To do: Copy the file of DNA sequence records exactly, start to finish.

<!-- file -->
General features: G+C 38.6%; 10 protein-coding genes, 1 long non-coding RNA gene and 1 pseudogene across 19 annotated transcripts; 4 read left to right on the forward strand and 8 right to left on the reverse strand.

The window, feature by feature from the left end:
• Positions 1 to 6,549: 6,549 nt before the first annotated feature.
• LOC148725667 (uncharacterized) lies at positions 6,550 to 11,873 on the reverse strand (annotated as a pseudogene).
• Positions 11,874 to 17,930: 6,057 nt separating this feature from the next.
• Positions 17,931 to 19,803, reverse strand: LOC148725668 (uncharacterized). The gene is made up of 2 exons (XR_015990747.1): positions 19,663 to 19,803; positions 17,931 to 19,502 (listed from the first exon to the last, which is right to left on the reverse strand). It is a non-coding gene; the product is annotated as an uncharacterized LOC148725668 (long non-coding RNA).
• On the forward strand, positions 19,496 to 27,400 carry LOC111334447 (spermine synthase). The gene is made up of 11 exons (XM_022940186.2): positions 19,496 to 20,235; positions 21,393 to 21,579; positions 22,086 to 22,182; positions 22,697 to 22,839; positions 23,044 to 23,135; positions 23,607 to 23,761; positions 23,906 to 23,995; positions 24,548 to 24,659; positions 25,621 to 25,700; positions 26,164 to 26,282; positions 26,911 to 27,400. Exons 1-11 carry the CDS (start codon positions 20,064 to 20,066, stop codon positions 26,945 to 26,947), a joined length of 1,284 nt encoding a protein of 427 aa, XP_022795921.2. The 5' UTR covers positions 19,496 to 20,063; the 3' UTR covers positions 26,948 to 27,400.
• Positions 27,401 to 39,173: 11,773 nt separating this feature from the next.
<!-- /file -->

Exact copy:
General features: G+C 38.6%; 10 protein-coding genes, 1 long non-coding RNA gene and 1 pseudogene across 19 annotated transcripts; 4 read left to right on the forward strand and 8 right to left on the reverse strand.

The window, feature by feature from the left end:
• Positions 1 to 6,549: 6,549 nt before the first annotated feature.
• LOC148725667 (uncharacterized) lies at positions 6,550 to 11,873 on the reverse strand (annotated as a pseudogene).
• Positions 11,874 to 17,930: 6,057 nt separating this feature from the next.
• Positions 17,931 to 19,803, reverse strand: LOC148725668 (uncharacterized). The gene is made up of 2 exons (XR_015990747.1): positions 19,663 to 19,803; positions 17,931 to 19,502 (listed from the first exon to the last, which is right to left on the reverse strand). It is a non-coding gene; the product is annotated as an uncharacterized LOC148725668 (long non-coding RNA).
• On the forward strand, positions 19,496 to 27,400 carry LOC111334447 (spermine synthase). The gene is made up of 11 exons (XM_022940186.2): positions 19,496 to 20,235; positions 21,393 to 21,579; positions 22,086 to 22,182; positions 22,697 to 22,839; positions 23,044 to 23,135; positions 23,607 to 23,761; positions 23,906 to 23,995; positions 24,548 to 24,659; positions 25,621 to 25,700; positions 26,164 to 26,282; positions 26,911 to 27,400. Exons 1-11 carry the CDS (start codon positions 20,064 to 20,066, stop codon positions 26,945 to 26,947), a joined length of 1,284 nt encoding a protein of 427 aa, XP_022795921.2. The 5' UTR covers positions 19,496 to 20,063; the 3' UTR covers positions 26,948 to 27,400.
• Positions 27,401 to 39,173: 11,773 nt separating this feature from the next.